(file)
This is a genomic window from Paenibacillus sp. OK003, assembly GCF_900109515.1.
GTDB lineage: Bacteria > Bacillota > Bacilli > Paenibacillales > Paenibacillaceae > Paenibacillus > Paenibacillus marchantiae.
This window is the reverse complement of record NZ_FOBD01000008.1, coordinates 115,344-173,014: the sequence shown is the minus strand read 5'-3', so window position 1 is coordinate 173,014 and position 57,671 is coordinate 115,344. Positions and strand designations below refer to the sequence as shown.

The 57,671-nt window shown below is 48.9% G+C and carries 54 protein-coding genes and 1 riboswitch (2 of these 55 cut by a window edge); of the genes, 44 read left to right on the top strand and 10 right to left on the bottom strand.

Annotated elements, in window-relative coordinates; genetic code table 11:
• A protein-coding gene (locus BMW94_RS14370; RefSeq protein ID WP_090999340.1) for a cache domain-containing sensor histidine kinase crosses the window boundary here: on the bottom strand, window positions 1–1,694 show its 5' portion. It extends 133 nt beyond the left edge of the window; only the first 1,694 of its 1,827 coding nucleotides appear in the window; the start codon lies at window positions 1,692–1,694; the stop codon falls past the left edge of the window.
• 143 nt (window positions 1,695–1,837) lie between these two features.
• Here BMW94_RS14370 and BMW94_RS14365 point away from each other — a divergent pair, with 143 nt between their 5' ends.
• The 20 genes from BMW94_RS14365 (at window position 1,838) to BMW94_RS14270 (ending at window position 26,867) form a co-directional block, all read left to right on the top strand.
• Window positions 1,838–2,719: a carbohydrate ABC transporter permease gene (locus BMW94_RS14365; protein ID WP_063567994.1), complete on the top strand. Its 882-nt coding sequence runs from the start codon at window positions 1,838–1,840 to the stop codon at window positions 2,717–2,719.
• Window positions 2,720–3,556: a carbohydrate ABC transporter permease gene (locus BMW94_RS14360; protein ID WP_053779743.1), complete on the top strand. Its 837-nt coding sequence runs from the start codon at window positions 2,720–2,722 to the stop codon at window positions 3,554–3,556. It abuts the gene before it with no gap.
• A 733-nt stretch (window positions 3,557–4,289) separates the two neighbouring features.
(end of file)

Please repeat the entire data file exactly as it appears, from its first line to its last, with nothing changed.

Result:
This is a genomic window from Paenibacillus sp. OK003, assembly GCF_900109515.1.
GTDB lineage: Bacteria > Bacillota > Bacilli > Paenibacillales > Paenibacillaceae > Paenibacillus > Paenibacillus marchantiae.
This window is the reverse complement of record NZ_FOBD01000008.1, coordinates 115,344-173,014: the sequence shown is the minus strand read 5'-3', so window position 1 is coordinate 173,014 and position 57,671 is coordinate 115,344. Positions and strand designations below refer to the sequence as shown.

The 57,671-nt window shown below is 48.9% G+C and carries 54 protein-coding genes and 1 riboswitch (2 of these 55 cut by a window edge); of the genes, 44 read left to right on the top strand and 10 right to left on the bottom strand.

Annotated elements, in window-relative coordinates; genetic code table 11:
• A protein-coding gene (locus BMW94_RS14370; RefSeq protein ID WP_090999340.1) for a cache domain-containing sensor histidine kinase crosses the window boundary here: on the bottom strand, window positions 1–1,694 show its 5' portion. It extends 133 nt beyond the left edge of the window; only the first 1,694 of its 1,827 coding nucleotides appear in the window; the start codon lies at window positions 1,692–1,694; the stop codon falls past the left edge of the window.
• 143 nt (window positions 1,695–1,837) lie between these two features.
• Here BMW94_RS14370 and BMW94_RS14365 point away from each other — a divergent pair, with 143 nt between their 5' ends.
• The 20 genes from BMW94_RS14365 (at window position 1,838) to BMW94_RS14270 (ending at window position 26,867) form a co-directional block, all read left to right on the top strand.
• Window positions 1,838–2,719: a carbohydrate ABC transporter permease gene (locus BMW94_RS14365; protein ID WP_063567994.1), complete on the top strand. Its 882-nt coding sequence runs from the start codon at window positions 1,838–1,840 to the stop codon at window positions 2,717–2,719.
• Window positions 2,720–3,556: a carbohydrate ABC transporter permease gene (locus BMW94_RS14360; protein ID WP_053779743.1), complete on the top strand. Its 837-nt coding sequence runs from the start codon at window positions 2,720–2,722 to the stop codon at window positions 3,554–3,556. It abuts the gene before it with no gap.
• A 733-nt stretch (window positions 3,557–4,289) separates the two neighbouring features.